Malta, officially known as the Republic of Malta (Maltese: Repubblika ta' Malta), is a Southern European island country consisting of an archipelago in the Mediterranean Sea. It lies 80 km south of Italy, 284 km east of Tunisia, and 333 km north of Libya. The country covers just over 316 km2, with a population of just under 450,000 (despite an extensive emigration programme since the Second World War), making it one of the world’s smallest and most densely populated countries.
Malta has two official languages: Maltese and English. Malta’s location has historically given it great strategic importance as a naval base, and a succession of powers, including the Phoenicians, Carthaginians, Romans, Moors, Normans, Sicilians, Spanish, Knights of St. John, French and British, have ruled the islands.
Valletta is the capital city of Malta, colloquially known as Il-Belt (“The City”) in Maltese. Geographically, it is located in the South Eastern Region, in the central-eastern portion of the main island of Malta having its western coast with access to the Marsamxett Harbour and its eastern coast in the Grand Harbour.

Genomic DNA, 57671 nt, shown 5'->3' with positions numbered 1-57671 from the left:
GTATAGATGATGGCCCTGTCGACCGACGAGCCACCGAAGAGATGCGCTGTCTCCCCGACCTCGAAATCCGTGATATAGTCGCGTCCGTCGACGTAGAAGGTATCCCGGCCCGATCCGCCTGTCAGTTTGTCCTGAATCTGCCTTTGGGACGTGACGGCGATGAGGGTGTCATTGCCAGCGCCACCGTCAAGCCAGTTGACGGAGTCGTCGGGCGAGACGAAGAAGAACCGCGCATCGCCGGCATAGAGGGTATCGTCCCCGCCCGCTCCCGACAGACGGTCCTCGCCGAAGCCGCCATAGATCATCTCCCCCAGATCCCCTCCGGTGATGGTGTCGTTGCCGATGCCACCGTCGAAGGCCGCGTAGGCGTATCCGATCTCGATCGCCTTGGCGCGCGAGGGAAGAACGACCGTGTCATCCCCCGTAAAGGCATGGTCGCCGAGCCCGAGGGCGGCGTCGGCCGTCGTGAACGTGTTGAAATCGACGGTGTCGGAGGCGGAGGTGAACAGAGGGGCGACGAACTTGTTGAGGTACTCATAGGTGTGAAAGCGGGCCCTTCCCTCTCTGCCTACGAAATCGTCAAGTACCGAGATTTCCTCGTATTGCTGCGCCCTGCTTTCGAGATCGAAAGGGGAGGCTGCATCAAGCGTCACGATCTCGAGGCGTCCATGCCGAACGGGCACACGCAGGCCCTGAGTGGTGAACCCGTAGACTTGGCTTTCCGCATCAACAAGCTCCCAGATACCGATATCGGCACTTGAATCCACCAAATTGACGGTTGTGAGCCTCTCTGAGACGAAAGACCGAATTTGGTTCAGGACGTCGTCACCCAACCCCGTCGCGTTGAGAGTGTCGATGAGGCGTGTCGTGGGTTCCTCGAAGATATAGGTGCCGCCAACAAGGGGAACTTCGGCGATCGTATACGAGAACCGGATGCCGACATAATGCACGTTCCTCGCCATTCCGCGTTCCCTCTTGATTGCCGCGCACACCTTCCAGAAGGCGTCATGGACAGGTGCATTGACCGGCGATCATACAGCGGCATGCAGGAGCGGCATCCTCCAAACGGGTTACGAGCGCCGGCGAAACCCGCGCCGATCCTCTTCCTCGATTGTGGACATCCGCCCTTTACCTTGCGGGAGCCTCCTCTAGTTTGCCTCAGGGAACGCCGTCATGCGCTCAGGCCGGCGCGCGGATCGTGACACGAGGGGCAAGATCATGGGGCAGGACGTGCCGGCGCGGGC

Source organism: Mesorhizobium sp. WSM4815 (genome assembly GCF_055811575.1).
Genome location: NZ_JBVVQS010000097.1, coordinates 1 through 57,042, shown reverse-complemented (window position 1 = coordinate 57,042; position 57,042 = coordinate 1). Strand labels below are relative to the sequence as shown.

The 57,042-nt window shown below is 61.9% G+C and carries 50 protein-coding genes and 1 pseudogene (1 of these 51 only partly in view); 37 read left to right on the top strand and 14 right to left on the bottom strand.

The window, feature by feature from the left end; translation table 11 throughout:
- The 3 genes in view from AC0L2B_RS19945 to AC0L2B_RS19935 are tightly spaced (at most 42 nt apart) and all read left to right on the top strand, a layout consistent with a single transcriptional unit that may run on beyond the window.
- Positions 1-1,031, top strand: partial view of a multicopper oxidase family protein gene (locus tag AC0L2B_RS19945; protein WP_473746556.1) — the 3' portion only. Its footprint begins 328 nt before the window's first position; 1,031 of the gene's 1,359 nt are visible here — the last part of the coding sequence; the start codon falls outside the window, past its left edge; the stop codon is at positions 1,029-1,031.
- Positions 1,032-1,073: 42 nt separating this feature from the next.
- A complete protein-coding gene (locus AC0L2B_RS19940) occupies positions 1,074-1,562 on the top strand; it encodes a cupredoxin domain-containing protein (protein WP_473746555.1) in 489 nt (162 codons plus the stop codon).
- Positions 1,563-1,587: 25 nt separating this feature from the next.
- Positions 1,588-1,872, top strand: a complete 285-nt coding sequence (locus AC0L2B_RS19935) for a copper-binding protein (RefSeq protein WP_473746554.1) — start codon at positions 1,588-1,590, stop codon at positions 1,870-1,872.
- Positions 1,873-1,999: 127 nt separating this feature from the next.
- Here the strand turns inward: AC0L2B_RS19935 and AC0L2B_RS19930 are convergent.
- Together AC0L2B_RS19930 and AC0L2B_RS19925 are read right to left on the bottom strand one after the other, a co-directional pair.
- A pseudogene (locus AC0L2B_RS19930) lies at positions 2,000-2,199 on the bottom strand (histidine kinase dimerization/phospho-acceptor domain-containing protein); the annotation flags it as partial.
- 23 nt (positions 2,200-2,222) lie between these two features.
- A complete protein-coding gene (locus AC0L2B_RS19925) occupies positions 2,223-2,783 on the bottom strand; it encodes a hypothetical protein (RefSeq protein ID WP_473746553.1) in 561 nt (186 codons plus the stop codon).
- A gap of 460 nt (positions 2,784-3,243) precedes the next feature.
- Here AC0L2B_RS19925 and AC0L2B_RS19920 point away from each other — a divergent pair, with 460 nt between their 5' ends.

The historical city has a population of 6,444 as of March 2014, while the metropolitan area around it has a population of 393,938. Valletta is the southernmost capital of Europe and the second southernmost capital of the European Union after Nicosia. Valletta contains buildings from the 16th century onwards, built during the rule of the Order of St. John also known as Knights Hospitaller. The city is essentially Baroque in character, with elements of Mannerist, Neo-Classical and Modern architecture in selected areas, though the Second World War left major scars on the city, particularly the destruction of the Royal Opera House. The City of Valletta was officially recognised as a World Heritage Site by UNESCO in 1980.
The official name given by the Order of Saint John was Humilissima Civitas Valletta—The Most Humble City of Valletta, or Città Umilissima in Italian. The city's fortifications, consisting of bastions, curtains and cavaliers, along with the beauty of its Baroque palaces, gardens and churches, led the ruling houses of Europe to give the city its nickname Superbissima—Most Proud.
This post is part of the Our World Tuesday meme,
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